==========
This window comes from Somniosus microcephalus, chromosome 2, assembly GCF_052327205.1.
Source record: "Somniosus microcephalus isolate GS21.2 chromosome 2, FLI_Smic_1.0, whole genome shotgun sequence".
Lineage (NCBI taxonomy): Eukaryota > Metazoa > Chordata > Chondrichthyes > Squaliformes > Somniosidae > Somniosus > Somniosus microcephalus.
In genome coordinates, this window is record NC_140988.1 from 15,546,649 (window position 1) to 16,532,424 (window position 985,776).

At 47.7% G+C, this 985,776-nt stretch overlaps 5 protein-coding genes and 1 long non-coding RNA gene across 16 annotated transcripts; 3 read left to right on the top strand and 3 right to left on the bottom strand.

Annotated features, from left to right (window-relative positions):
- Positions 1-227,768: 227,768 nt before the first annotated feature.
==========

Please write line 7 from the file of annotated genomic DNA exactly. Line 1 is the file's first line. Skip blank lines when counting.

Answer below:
- Positions 1-227,768: 227,768 nt before the first annotated feature.